Harassment in the Workplace

Posted: August 18, 2019 - Blog, Human Resources

Harassment in the Workplace

Today it was McDonald’s, yesterday was Uber. It seems like every day brings new sexual harassment allegations against prominent figures and corporations. Since the #MeToo movement brought the issue of sexual harassment center stage, experts are predicting sexual harassment topics will remain high profile for a while.

Businesses could face potential financial penalties for harassment cases and could cause significant damages to their brand and reputation.   The most recognizable example was the Weinstein company, who filed a bankruptcy in March 2018.

What we learned from the Harvey Weinstein case is employees from assistants to top executives knew sexual harassment was happening and decided to look the other way. The reason employees did not speak up is that the company enforced a code of silence policy. An employee could not criticize the company or the company leaders in a way that could harm its business reputation or personal reputation. Speaking up meant violation of company policy.

Other workplaces may not be as extreme as having a code of silence policy, but maybe there is an implied policy through acts of intimidation or fear of retaliation.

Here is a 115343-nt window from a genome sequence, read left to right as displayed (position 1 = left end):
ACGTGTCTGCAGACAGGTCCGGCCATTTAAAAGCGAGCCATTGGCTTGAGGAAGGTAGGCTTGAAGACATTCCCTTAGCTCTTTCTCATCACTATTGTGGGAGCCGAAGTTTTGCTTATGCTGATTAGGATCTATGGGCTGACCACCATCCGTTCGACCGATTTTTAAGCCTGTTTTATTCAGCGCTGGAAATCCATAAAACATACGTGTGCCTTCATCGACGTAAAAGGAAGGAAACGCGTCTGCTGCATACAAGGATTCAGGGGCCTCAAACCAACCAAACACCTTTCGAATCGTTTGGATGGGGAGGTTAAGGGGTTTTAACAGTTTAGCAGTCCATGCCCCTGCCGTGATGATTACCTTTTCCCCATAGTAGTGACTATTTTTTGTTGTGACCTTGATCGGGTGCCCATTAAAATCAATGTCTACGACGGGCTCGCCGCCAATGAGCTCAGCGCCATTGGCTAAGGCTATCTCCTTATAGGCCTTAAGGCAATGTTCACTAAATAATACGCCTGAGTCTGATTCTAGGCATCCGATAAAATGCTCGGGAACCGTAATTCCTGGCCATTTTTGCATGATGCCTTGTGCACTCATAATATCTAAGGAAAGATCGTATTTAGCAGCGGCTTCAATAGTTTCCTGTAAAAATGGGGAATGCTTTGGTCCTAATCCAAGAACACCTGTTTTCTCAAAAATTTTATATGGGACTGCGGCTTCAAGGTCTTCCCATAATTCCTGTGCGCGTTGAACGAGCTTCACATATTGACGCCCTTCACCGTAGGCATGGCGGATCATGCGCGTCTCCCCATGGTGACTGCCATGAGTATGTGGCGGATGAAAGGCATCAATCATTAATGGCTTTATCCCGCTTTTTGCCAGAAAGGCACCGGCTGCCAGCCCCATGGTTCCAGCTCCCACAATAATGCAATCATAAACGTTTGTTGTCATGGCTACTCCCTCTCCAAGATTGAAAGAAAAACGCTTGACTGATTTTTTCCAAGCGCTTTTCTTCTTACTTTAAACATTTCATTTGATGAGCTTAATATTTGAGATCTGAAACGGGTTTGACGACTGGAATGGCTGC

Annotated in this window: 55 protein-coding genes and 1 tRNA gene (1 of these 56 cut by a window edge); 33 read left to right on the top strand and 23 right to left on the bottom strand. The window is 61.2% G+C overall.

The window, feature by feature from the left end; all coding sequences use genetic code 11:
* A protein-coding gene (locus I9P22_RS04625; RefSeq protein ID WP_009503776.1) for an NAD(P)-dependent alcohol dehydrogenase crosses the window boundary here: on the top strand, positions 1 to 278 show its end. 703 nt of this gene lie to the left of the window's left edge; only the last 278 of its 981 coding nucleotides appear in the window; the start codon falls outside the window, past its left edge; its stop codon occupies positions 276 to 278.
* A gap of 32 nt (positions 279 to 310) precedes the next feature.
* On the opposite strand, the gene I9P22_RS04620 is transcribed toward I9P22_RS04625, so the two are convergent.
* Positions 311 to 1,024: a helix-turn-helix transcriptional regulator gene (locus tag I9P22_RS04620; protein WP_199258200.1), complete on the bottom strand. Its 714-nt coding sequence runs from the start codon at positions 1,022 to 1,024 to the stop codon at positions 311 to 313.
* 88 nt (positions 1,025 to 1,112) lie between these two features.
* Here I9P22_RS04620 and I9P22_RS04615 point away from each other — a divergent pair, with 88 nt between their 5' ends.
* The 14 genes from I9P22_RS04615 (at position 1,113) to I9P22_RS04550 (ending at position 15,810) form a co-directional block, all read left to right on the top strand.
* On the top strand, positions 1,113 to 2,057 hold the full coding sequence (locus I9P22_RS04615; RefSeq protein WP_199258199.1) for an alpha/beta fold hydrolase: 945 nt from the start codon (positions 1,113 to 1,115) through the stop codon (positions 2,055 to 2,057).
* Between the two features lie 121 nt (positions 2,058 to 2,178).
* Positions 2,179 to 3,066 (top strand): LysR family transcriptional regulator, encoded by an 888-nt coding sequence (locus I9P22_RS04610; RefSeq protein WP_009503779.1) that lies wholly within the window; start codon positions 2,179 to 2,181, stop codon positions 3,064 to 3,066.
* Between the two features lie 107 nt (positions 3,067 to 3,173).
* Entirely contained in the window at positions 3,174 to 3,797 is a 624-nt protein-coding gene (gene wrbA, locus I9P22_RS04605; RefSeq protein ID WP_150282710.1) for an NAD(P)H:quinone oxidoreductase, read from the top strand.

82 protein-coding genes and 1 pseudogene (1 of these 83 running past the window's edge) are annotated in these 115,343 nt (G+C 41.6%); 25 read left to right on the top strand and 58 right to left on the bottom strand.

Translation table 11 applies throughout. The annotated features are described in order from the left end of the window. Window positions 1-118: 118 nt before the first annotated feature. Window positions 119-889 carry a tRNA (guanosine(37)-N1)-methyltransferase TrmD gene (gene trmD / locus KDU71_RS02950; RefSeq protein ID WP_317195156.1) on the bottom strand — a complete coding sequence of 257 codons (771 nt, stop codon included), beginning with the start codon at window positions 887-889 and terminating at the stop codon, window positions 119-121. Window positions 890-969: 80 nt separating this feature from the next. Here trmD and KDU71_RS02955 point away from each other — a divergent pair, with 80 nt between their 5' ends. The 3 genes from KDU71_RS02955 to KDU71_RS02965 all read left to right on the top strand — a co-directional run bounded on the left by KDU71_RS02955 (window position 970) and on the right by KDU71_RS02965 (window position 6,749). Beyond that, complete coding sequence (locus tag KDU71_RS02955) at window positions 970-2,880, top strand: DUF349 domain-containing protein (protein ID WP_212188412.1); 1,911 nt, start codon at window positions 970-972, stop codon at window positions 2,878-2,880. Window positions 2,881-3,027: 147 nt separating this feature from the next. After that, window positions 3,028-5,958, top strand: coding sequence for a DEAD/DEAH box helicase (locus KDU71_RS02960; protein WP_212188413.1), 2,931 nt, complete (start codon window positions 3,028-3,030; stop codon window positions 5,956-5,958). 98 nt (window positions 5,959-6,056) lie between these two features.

Even though The U.S. Equal Employment Opportunity laws prohibit punishing employees for communicating with a supervisor or manager about harassment, many companies fail to communicate their anti-retaliation policy to their employees.

So here are the questions to ask:

  • Is it time to review your harassment policies and procedures?
  • Do your employees understand your harassment policies and procedures?
  • Do your employees feel safe to speak up about their concerns?
  • Do your supervisors and managers know what to do when harassment is brought to their attention?
  • Do your supervisors and managers understand the consequences for failing to address and report harassment?

Although only three states (California, Connecticut, and Maine) require harassment training for supervisors, many other states recommend harassment training for all employees. The U.S. Equal Employment Opportunity Commission (EEOC) recommends using an interactive training program that is repeated and reinforced regularly and supported at the highest levels of the organization.

The best way to limit exposure to harassment allegations is to create a culture that fosters a safe and productive work environment.

Aki Takahashi Edwards

Aki is an HR Manager at CDH. She has been with CDH since 2009. She specializes in working with Japanese companies on their accounting and HR needs. Aki holds a B.A. from Winona State University and is pursuing a M.S. in Organizational Change Leadership from the University of Wisconsin-Platteville. She is a C.P.A. and also holds the PHR certification. Aki is an active member of the Oakbrook Chapter of the Human Resource Association. https://cdhcpa.wpengine.com